Wednesday, August 23, 2006


Chapter 3


Pune, or Poona, is the erstwhile capital of the Peshwas who ruled most of India during the height of the Maratha empire established by Chhatrapati Shivaji and consolidated by the Peshwas. The Peshwas had extended Shivaji’s kingdom all over India in what could be the only major Hindu empire to rule India after the glorious reign of the Guptas and the Mauryas. In a museum in Bombay, I forget which, I had seen a few letters written by the Peshwas and from those letters they seemed like highly literate and articulate people. They were also the first people from the priestly Brahmin class to come to power after the mythical priest-warrior Parashurama who is credited with having created Kerala, and the entire Konkan region.

I digress. Pune, the city of the priestly Peshwa rulers passed in a cloak of darkness, punctuated here and there by swanky building estates and swish business parks. Unassuming Pune is a close competitor to Bombay and Bangalore in the information technology business. The reason is that realty prices are low and the talent pool is vast and growing.

Then an unexpected bump, and then, a few more followed. What was happening? The so-far smooth journey was interrupted by the wildest tossing. Had the Golden Quadrilateral ended? Vast stretches of it remained incomplete and the only alternate route was to drive on the bumpy country roads. Suddenly all dreams of a smooth passage to God’s Own Country remained just that. I gritted my teeth as a few more bumps jolted the bus.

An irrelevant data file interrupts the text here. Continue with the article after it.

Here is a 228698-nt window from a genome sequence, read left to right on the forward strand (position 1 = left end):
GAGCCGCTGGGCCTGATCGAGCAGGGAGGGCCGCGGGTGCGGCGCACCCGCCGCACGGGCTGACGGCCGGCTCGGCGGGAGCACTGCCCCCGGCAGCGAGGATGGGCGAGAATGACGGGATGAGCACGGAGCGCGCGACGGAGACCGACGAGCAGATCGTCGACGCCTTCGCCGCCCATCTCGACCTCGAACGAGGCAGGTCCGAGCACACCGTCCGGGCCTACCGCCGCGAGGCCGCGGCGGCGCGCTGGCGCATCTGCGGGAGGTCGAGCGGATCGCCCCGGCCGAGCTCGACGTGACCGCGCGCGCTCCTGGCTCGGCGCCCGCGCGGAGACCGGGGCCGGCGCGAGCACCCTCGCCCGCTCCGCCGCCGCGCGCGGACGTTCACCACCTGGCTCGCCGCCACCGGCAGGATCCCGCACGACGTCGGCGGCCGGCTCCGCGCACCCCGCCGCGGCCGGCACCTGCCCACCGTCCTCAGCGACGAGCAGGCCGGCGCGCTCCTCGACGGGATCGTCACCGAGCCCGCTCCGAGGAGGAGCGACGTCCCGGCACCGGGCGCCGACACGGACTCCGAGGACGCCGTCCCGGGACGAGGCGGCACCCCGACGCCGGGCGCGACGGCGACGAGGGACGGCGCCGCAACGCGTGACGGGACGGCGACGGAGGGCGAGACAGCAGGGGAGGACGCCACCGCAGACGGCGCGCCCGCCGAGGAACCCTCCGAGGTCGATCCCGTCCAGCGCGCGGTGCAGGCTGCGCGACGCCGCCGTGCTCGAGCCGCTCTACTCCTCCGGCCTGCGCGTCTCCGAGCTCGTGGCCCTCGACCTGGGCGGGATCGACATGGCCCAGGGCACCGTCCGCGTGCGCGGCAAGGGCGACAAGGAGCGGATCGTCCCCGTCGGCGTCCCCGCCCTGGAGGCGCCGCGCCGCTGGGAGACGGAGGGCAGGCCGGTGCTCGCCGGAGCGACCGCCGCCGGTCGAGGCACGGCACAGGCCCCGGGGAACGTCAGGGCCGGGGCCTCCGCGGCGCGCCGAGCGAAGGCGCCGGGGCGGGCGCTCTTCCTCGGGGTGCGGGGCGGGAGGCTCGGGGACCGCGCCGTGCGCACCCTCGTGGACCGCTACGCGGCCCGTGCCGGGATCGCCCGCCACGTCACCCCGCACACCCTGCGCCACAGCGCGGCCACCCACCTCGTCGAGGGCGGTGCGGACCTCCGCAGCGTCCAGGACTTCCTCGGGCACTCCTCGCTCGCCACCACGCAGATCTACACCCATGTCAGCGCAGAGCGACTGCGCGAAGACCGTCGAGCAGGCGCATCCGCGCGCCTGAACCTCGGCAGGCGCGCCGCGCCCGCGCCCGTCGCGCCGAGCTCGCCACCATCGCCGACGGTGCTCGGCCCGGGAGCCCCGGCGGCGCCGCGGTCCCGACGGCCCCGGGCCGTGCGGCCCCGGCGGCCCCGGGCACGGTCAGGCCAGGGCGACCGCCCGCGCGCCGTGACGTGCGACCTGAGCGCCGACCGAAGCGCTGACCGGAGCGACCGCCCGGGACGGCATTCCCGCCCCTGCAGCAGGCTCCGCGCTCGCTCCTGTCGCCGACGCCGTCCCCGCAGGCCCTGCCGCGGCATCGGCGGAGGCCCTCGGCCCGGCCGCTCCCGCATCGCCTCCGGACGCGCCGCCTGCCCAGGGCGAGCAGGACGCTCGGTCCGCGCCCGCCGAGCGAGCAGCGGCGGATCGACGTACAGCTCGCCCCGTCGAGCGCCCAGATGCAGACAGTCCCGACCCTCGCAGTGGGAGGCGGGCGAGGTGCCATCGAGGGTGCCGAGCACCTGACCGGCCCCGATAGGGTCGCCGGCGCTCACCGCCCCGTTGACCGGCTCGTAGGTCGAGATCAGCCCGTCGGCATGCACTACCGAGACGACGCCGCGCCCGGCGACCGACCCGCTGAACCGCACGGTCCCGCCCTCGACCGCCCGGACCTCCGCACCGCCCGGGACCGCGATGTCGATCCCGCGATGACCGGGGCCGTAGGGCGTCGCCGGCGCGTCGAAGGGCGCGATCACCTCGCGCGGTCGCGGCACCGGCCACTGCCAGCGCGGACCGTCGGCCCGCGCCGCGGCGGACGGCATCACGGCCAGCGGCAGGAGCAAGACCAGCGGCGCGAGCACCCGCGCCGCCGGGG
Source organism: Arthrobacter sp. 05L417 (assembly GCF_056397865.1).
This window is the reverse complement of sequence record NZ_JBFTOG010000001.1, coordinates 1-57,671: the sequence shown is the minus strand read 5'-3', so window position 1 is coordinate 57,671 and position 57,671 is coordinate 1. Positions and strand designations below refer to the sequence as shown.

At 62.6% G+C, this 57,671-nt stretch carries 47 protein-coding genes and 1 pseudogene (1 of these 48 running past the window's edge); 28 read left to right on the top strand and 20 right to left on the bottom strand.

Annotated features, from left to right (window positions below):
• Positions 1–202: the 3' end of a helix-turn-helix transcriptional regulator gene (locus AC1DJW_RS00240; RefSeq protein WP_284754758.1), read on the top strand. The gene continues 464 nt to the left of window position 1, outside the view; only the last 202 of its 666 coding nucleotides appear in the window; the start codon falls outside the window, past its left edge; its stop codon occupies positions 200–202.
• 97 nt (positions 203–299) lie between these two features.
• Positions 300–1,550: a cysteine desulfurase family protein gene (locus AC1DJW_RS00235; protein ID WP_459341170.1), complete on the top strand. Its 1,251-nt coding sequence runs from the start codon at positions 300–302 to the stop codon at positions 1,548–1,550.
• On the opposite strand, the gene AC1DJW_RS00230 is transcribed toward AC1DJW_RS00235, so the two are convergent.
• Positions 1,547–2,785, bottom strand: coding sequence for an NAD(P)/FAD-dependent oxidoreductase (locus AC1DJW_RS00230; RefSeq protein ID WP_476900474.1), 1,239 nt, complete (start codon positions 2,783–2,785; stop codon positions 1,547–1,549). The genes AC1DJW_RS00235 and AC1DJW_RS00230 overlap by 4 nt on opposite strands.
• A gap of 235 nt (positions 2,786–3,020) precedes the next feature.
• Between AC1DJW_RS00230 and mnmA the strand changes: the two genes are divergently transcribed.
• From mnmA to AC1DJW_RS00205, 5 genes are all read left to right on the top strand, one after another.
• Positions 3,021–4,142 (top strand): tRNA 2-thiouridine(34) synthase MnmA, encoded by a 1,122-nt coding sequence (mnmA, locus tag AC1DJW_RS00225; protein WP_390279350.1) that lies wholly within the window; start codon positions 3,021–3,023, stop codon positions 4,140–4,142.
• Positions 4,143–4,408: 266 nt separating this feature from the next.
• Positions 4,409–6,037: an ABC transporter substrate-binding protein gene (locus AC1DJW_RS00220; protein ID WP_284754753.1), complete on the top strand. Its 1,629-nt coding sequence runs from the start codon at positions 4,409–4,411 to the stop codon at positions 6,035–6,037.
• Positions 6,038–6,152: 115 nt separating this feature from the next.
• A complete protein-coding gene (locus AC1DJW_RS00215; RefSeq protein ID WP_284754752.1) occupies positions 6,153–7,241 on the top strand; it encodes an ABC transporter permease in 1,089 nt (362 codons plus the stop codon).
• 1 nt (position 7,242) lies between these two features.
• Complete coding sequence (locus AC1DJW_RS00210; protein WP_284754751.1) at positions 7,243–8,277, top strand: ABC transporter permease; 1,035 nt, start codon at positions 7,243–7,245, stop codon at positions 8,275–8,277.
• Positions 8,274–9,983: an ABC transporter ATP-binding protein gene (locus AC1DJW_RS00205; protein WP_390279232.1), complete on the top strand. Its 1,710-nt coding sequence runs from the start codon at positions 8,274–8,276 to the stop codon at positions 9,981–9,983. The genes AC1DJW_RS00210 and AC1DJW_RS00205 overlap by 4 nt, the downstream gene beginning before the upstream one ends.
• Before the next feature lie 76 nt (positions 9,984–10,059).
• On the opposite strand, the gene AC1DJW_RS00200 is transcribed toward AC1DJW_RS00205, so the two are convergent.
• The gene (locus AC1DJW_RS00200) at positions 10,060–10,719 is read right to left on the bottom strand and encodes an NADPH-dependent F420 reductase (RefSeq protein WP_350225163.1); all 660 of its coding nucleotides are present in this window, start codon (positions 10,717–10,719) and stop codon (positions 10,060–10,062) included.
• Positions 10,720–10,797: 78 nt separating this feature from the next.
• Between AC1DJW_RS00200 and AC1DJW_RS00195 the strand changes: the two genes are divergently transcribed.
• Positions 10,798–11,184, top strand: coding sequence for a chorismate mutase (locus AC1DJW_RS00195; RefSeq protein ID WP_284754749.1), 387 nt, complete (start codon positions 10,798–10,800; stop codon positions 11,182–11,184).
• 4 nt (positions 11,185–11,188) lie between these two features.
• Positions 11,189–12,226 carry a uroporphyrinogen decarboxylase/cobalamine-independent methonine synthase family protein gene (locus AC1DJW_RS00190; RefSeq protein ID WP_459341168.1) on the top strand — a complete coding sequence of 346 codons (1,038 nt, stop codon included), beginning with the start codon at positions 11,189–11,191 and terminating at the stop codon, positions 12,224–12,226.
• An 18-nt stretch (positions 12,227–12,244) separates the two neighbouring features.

Then as if to appease some God the cleaner inserted a video cassette into a suspicious-looking box perched into the body of the bus, where usually the picture of a goddesses would otherwise be displayed with some ceremonial garlands around it. This bus service was advertised as “luxury coach” and as a “video coach.” The latter fact had completely evaded me. As if to add insult to injury, a pirated version of a hazy movie began playing, and I could faintly make out Govinda and Karishma Kapoor’s ludicrous antics in Hero Number One. Serves me right for badmouthing the Hindi film industry, I guess.

That night I slept badly, jerked awake by unannounced breaks for tea and by the sound of people boarding or leaving the bus. I saw bits and parts of the movie in complete disorientation. But I hadn’t till then seen the effect it had had on my neighbour. He was enjoying it with open-mouthed glee. He kept chuckling through the movie a simian-like happiness on his face.